Teaching with Music
Take advantage of the power of music and use it in your ESL classes.
We've created this page to provide resources, lessons, and ideas on teaching with music. There are printable materials for classroom use, lessons, lyrics, and ideas. We also have two discussion forums and links to other web sites about music. Get ready to jam.
- Conversation Question Cards: Music - A conversation card set on music. For suggestions on how to use these cards, take a look at Ideas for Using Conversation Card Sets.
- Musical Impressions - You bring four songs to class and copies of this classroom handout. Then divide the students into groups of three, and monitor as they engage in meaningful discussion. For use with high-beginner and low-intermediate students.
- ESL Scavenger Hunt: Music - This is an Internet scavenger hunt intermediate and advanced students can do in pairs or individually. This lesson will take 45-60 minutes. To use this scavenger hunt, print the page and review the tasks with your students before bringing them to the computer lab. Once there, students can come directly to this site. (Clicking on the links from this site will result in a new window opening in their browsers.) This scavenger hunt will teach students about the International Lyrics Server, MIDI karakoe, on-line music quizzes, and more. Please note, the MIDI karakoe site requires QuickTime. If your computers are not equipped with QuickTime, I recommend skipping this site rather than having students download the program.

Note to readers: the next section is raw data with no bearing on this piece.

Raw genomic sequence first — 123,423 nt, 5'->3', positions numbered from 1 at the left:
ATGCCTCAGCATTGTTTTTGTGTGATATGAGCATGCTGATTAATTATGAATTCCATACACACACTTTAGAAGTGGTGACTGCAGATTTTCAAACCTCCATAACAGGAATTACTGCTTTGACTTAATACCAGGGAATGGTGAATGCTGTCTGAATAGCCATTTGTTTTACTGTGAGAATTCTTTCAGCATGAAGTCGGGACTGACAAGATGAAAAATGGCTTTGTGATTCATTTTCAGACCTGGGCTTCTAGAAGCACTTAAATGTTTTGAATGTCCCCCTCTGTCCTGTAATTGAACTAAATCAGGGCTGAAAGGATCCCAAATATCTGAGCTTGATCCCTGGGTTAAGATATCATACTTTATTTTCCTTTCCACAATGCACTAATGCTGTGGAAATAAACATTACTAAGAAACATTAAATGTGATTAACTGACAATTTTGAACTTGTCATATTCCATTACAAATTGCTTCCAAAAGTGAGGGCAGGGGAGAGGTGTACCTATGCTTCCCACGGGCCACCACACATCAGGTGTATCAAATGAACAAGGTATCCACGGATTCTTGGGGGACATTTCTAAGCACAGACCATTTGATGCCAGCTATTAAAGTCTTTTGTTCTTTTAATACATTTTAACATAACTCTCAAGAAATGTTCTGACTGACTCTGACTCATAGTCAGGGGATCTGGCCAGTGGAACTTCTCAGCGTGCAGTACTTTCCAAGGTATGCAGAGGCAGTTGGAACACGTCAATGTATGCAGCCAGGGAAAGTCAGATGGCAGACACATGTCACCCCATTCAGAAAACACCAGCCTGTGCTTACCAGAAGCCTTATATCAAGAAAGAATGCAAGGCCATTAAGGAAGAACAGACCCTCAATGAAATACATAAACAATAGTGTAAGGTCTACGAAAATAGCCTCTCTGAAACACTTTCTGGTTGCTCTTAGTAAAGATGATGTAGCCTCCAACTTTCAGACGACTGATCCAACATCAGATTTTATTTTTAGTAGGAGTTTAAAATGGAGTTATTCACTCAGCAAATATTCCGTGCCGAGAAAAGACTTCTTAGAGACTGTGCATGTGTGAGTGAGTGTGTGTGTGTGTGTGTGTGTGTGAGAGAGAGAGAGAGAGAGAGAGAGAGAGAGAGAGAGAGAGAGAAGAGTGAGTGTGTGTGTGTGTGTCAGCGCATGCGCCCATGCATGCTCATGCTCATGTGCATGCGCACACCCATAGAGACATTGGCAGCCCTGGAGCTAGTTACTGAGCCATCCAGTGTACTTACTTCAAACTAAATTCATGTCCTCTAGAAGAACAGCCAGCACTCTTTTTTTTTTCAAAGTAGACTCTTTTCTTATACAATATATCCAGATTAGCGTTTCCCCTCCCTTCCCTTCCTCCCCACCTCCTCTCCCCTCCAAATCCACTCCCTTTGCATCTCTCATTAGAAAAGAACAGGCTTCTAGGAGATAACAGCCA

- The All Music Guide - This Internet worksheet introduces students to the extensive on-line music resource called the All Music Guide.
Here are the lyrics to some songs you might want to use in your class!
- The Beach Boys: Wouldn't It Be Nice
- Led Zeppelin: Stairway to Heaven
- The Eagles: Hotel California
- Madonna: Holiday
- 4 Non Blondes: What's Up?
- Elvis Presley: Suspicious Minds
- Guns 'N Roses: November Rain
- U2: One
The following printable handouts each focus on specific songs. (Okay, I'm a U2 fan.) Designed for use in small groups, each lesson includes pre-listening discussion questions, a vocabulary exercise, a listening fill-in, and discussion questions. Though these lessons were designed for high-intermediate listening/speaking classes, they could easily be adapted for other skills or levels.